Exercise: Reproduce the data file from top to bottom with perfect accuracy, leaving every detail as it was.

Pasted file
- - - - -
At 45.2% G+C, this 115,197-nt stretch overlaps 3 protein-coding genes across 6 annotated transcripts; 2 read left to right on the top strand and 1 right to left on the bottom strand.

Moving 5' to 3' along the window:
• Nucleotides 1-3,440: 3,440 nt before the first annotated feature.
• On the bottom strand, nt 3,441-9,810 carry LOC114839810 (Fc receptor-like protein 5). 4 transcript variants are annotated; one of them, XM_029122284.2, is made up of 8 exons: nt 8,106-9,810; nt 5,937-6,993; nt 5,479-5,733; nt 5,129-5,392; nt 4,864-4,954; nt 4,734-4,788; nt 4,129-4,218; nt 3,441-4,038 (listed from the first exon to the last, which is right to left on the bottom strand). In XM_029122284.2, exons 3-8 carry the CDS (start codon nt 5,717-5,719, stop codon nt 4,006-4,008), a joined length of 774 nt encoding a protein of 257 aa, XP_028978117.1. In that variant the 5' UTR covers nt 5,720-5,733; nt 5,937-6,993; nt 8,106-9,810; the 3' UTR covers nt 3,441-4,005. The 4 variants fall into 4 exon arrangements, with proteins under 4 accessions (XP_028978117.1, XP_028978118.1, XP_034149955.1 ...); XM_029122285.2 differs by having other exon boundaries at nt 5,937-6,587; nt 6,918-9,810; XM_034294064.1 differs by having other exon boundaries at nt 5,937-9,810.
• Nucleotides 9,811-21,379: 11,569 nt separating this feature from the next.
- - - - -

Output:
At 45.2% G+C, this 115,197-nt stretch overlaps 3 protein-coding genes across 6 annotated transcripts; 2 read left to right on the top strand and 1 right to left on the bottom strand.

Moving 5' to 3' along the window:
• Nucleotides 1-3,440: 3,440 nt before the first annotated feature.
• On the bottom strand, nt 3,441-9,810 carry LOC114839810 (Fc receptor-like protein 5). 4 transcript variants are annotated; one of them, XM_029122284.2, is made up of 8 exons: nt 8,106-9,810; nt 5,937-6,993; nt 5,479-5,733; nt 5,129-5,392; nt 4,864-4,954; nt 4,734-4,788; nt 4,129-4,218; nt 3,441-4,038 (listed from the first exon to the last, which is right to left on the bottom strand). In XM_029122284.2, exons 3-8 carry the CDS (start codon nt 5,717-5,719, stop codon nt 4,006-4,008), a joined length of 774 nt encoding a protein of 257 aa, XP_028978117.1. In that variant the 5' UTR covers nt 5,720-5,733; nt 5,937-6,993; nt 8,106-9,810; the 3' UTR covers nt 3,441-4,005. The 4 variants fall into 4 exon arrangements, with proteins under 4 accessions (XP_028978117.1, XP_028978118.1, XP_034149955.1 ...); XM_029122285.2 differs by having other exon boundaries at nt 5,937-6,587; nt 6,918-9,810; XM_034294064.1 differs by having other exon boundaries at nt 5,937-9,810.
• Nucleotides 9,811-21,379: 11,569 nt separating this feature from the next.